You can also find some excellent full day tours and boat trips around Lanzarote on Get Your Guide, our recommended tour partner.
1. Visit the wineries of La Geria
Staying at Finca Malvasia places you in the heart of the La Geria wine region of Lanzarote, so visiting some of the nearby wineries has to be top of the list of things to do while staying here. You only need to drive along the LZ30 La Geria road to see numerous bodegas either beside the road or signposted down side roads between the vineyards. From Finca Malvasia it would be easy to hike to many of the bodegas so that you don’t have to worry about driving and can enjoy a few more glasses of wine.
Most wineries offer a chance to taste their wines before you buy and some also provide small snacks or tapas to go with the food or run bars that have a convivial feel. The larger wineries such as El Grifo and Bodegas Rubicon are well organised for visits, but be sure to also check out some of the smaller bodegas like El Tablero which sell their wines directly to the public.
2. Take a wine tour
Even if you want to explore some of the bodegas on your own, we can highly recommend taking a wine tour like the one we did with Wine Tours Lanzarote. Our guide Dan explained how the wine is grown in a unique way in Lanzarote, driven by the low rainfall and lack of water for irrigation. To make the most of any moisture, vines are planted individually in a hollow that collects the morning dew and channels it towards the vine.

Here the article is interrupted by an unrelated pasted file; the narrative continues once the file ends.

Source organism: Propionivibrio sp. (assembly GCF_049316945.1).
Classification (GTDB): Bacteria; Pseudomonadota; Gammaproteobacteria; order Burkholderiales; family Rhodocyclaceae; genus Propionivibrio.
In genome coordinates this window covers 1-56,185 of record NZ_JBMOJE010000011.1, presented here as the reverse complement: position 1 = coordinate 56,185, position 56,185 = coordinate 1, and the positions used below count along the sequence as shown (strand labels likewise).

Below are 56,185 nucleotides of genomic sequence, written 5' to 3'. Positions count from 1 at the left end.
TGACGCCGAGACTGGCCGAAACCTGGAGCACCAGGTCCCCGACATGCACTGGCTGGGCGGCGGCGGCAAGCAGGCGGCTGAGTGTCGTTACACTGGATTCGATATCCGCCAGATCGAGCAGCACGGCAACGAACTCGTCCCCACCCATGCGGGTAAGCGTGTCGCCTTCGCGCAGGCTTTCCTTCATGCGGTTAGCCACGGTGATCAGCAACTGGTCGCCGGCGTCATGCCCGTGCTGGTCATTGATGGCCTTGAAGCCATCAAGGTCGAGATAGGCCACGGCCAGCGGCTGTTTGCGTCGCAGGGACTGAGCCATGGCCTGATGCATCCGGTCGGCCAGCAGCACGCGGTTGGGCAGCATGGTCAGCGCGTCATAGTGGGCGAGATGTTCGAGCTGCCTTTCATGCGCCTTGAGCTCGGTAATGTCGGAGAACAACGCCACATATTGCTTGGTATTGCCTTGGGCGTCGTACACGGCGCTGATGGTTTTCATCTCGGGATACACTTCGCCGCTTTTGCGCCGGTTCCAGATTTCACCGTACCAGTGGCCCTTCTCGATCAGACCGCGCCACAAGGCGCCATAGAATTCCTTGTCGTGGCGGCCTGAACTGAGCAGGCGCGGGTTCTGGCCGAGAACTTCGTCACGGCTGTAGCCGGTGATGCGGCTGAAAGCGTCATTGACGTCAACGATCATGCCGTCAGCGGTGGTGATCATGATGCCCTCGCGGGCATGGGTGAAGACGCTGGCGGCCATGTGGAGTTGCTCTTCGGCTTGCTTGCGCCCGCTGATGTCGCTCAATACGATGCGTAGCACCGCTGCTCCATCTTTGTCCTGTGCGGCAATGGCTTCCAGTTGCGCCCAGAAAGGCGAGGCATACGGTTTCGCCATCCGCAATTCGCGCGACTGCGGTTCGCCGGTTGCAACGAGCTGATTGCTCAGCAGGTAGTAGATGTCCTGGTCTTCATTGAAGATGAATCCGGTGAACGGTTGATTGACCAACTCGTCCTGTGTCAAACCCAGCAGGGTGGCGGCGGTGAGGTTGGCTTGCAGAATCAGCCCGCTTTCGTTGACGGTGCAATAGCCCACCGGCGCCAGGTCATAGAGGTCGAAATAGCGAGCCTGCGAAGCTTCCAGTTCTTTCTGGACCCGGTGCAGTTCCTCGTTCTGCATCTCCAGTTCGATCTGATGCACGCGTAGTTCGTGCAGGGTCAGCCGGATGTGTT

Semi-circular stone walls called zocos provide protection from the Atlantic winds, while black volcanic gravel called picon covers the soil as a mulch to help retain the water. Through taking a wine tour you’ll get a great overview of the different grape varieties, the history of wine making on Lanzarote and perhaps visit some more out of the way wineries that you might not discover on your own. Wine Tours Lanzarote also have a Wine Shop where you can buy their carefully selected Lanzarote wines for delivery in the UK and Ireland.
3. Timanfaya National Park
Timanfaya National Park is one of the top things to see in Lanzarote and luckily it’s just a short drive away from Finca Malvasia. In the 1730s a series of volcanic eruptions and lava flows covered around a large part of the island of Lanzarote, and part of this volcanic landscape has been designated as the Timanfaya National Park offering some fun activities. If you don’t have a car, we recommend taking one of the many guided tours of Timanfaya National Park.
You can drive freely along the LZ67 road that runs through the park and learn more about the island’s volcanic past at the visitor centre, also free. Another stop close to the road is the Echadero de Camellos or camel centre where you can visit the small museum and take a short ride ( €12 per camel for 2 people) on one of the camels along a trail through the park. The camels were traditionally used in Lanzarote for farm work and they are able to survive in the island’s dry climate.
Finally you can leave the main road and drive up to the Montañas del Fuego or Mountains of Fire. Your ticket (€12) covers a 30-40 minute bus tour on a narrow road through the strange volcanic landscape and a display of the volcanic fire and geyser after the tour. You can also visit the El Diablo restaurant designed by Cesar Manrique where they often barbeque chicken over the heat of the volcanic magma deep in the earth.
4. Take a volcano tour
While most visitors to Lanzarote head to Timanfaya National Park, it’s less well known is that this is only one section of the island’s volcanic landscape. The remaining area is covered by the Los Volcanes National Park where there are smaller roads and parking spots with interpretation signs about the different volcanic peaks.